Verticordia spicata subsp. squamosa is more commonly known as the Scaly-leaved Featherflower. It is listed as Endangered under the Commonwealth Environment Protection and Biodiversity Conservation Act 1999 (EPBC) and as Declared Rare Flora under the Wildlife Conservation Act 1950.
It was first found east of Three Springs in 1974, and since then only 9 mostly small populations have been found within the Shires of Three Springs, Morawa, and Mingenew. Much of the habitat for this species has been historically cleared, and it now grows mainly along roadsides. There are now fewer than 40 identified plants in the wild, with some of these plants being from established translocations.
The Scaly-leaved Featherflower grows in mallee scrublands on yellow sand, yellow-brown sand or yellow clayey sand, and is found in sandplains, flats and road verges. It is a shrub which grows up to 1.5 metres high and 1 metre across. It produces masses of pinkish-white feathery flowers at the ends of its branches during late spring and early summer (October to December).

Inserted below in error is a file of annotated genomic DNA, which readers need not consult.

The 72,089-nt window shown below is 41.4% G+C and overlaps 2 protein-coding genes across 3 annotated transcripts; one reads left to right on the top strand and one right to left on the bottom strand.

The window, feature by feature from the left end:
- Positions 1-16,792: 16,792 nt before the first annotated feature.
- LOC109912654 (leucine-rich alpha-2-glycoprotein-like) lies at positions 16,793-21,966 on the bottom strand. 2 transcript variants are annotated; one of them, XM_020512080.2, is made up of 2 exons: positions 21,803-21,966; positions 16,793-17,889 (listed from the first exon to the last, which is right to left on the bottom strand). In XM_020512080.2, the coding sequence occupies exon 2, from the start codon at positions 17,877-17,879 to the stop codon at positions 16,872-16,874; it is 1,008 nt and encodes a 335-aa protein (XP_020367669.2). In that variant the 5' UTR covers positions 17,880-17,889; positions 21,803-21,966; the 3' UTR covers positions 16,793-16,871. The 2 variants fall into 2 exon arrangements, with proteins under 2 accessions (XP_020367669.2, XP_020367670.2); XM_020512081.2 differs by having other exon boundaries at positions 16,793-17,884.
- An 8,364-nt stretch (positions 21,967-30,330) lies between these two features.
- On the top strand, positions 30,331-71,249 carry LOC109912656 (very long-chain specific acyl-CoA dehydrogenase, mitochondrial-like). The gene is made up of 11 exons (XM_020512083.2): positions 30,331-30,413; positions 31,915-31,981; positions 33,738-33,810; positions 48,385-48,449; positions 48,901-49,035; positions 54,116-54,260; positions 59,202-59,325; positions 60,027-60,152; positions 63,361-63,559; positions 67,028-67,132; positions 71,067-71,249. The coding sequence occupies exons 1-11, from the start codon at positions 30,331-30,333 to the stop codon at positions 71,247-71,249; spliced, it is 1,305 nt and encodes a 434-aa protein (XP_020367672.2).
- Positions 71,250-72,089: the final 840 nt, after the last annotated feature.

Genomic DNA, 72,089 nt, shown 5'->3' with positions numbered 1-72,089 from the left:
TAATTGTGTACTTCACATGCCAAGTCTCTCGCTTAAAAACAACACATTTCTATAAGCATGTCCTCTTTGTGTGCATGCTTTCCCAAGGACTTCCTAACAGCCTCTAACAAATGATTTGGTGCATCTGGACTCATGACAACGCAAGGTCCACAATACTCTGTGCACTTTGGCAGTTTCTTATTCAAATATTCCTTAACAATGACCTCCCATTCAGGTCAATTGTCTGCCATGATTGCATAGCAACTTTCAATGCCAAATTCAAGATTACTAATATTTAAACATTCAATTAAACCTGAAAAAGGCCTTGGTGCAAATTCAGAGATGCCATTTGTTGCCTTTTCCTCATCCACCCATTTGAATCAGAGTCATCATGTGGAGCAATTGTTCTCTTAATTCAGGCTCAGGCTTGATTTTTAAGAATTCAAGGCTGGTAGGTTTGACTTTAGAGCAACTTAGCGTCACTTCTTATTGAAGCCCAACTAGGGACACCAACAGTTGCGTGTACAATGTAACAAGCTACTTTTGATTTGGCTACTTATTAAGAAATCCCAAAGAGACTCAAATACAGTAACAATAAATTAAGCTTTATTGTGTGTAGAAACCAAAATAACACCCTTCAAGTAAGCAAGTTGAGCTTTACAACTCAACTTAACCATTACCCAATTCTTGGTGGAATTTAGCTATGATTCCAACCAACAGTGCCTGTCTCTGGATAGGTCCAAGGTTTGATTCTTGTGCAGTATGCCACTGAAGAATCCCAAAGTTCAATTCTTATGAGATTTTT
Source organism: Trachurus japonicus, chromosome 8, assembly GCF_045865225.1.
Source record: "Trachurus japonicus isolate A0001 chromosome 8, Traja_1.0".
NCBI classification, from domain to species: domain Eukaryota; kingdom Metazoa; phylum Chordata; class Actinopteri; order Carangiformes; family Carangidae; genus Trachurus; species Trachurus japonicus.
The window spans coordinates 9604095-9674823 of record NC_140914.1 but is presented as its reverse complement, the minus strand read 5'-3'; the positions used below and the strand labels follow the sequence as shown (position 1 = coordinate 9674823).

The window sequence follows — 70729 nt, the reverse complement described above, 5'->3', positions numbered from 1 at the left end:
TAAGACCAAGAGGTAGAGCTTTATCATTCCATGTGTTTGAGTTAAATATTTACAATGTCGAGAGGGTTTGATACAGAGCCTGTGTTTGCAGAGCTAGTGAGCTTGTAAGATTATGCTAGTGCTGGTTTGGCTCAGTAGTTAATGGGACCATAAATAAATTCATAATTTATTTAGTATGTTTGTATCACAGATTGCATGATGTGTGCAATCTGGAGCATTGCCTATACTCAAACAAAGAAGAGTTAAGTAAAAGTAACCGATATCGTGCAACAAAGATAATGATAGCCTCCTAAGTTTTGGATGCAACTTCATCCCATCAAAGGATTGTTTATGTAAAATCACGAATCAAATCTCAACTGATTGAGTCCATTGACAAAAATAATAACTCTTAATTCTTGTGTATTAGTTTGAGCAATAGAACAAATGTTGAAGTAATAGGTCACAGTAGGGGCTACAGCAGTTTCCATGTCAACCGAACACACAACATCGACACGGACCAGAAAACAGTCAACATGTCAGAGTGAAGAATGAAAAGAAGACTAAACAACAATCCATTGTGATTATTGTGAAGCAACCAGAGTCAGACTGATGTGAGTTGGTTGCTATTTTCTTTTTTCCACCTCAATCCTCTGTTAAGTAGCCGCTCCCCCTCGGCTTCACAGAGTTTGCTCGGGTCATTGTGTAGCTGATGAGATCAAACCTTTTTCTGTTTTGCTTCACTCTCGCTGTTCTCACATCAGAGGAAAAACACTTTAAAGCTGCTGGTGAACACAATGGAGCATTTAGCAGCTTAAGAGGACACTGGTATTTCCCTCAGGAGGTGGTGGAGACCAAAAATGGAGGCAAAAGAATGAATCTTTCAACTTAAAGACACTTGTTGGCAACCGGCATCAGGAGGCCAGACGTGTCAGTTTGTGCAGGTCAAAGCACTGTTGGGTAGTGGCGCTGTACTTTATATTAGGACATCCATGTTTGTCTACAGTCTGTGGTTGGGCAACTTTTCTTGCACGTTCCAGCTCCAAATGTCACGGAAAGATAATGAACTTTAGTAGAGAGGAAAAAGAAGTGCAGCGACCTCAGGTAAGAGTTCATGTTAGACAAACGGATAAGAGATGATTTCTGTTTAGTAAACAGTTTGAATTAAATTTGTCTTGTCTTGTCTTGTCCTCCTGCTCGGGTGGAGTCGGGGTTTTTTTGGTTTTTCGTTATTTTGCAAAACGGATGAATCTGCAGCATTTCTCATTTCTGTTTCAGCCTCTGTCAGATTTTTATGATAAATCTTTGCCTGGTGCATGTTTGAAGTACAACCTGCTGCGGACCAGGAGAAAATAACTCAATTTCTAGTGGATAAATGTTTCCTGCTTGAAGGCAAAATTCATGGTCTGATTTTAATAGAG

The key threats to the species include habitat loss, invasive weeds, rabbits and inappropriate fire regimes.
The scaly-leaved Featherflower is one of 30 plants that the Australian Government has prioritised resource allocation to, to support the species recovery effort. Australia’s Threatened Species Strategy includes targets to:
- improve trajectories of 30 threatened plants by 2020, and
- insure all known threatened plants against extinction by 2020.
Priority actions that may support the species include:
- collection of seed and cuttings, and translocation of populations to safe havens
- protection of habitat on private land through fencing and removing invasive weeds.
Information Source: Government of Australia, Department of Environment and Department of Parks and Wildlife Western Australia.